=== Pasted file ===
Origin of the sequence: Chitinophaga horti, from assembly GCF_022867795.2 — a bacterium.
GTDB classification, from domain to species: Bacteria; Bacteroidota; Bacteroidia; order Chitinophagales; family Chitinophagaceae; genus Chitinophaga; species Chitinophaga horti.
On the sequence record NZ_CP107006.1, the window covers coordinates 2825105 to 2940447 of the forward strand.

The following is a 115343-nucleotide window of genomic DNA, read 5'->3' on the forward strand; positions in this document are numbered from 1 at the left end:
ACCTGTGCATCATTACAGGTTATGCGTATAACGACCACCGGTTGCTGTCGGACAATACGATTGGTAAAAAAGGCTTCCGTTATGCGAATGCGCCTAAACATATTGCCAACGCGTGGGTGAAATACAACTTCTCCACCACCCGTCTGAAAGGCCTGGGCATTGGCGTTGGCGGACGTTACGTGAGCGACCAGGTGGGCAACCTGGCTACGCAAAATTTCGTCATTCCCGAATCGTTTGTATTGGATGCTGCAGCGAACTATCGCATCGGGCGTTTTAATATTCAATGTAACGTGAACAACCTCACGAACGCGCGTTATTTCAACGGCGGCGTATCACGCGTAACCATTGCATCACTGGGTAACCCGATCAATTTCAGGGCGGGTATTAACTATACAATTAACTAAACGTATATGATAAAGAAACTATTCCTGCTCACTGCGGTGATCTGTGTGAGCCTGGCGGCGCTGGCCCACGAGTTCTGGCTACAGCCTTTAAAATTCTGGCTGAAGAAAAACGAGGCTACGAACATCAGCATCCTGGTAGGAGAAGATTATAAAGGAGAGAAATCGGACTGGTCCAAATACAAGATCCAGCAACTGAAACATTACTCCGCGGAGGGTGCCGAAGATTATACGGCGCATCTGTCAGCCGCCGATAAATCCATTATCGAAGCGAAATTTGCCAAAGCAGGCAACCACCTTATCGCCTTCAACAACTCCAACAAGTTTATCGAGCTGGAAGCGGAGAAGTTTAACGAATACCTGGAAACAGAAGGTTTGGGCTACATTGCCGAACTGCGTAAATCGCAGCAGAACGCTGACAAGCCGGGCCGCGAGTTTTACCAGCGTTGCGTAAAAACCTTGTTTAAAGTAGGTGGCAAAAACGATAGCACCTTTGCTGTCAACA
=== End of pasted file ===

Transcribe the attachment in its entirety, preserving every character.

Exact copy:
Origin of the sequence: Chitinophaga horti, from assembly GCF_022867795.2 — a bacterium.
GTDB classification, from domain to species: Bacteria; Bacteroidota; Bacteroidia; order Chitinophagales; family Chitinophagaceae; genus Chitinophaga; species Chitinophaga horti.
On the sequence record NZ_CP107006.1, the window covers coordinates 2825105 to 2940447 of the forward strand.

The following is a 115343-nucleotide window of genomic DNA, read 5'->3' on the forward strand; positions in this document are numbered from 1 at the left end:
ACCTGTGCATCATTACAGGTTATGCGTATAACGACCACCGGTTGCTGTCGGACAATACGATTGGTAAAAAAGGCTTCCGTTATGCGAATGCGCCTAAACATATTGCCAACGCGTGGGTGAAATACAACTTCTCCACCACCCGTCTGAAAGGCCTGGGCATTGGCGTTGGCGGACGTTACGTGAGCGACCAGGTGGGCAACCTGGCTACGCAAAATTTCGTCATTCCCGAATCGTTTGTATTGGATGCTGCAGCGAACTATCGCATCGGGCGTTTTAATATTCAATGTAACGTGAACAACCTCACGAACGCGCGTTATTTCAACGGCGGCGTATCACGCGTAACCATTGCATCACTGGGTAACCCGATCAATTTCAGGGCGGGTATTAACTATACAATTAACTAAACGTATATGATAAAGAAACTATTCCTGCTCACTGCGGTGATCTGTGTGAGCCTGGCGGCGCTGGCCCACGAGTTCTGGCTACAGCCTTTAAAATTCTGGCTGAAGAAAAACGAGGCTACGAACATCAGCATCCTGGTAGGAGAAGATTATAAAGGAGAGAAATCGGACTGGTCCAAATACAAGATCCAGCAACTGAAACATTACTCCGCGGAGGGTGCCGAAGATTATACGGCGCATCTGTCAGCCGCCGATAAATCCATTATCGAAGCGAAATTTGCCAAAGCAGGCAACCACCTTATCGCCTTCAACAACTCCAACAAGTTTATCGAGCTGGAAGCGGAGAAGTTTAACGAATACCTGGAAACAGAAGGTTTGGGCTACATTGCCGAACTGCGTAAATCGCAGCAGAACGCTGACAAGCCGGGCCGCGAGTTTTACCAGCGTTGCGTAAAAACCTTGTTTAAAGTAGGTGGCAAAAACGATAGCACCTTTGCTGTCAACA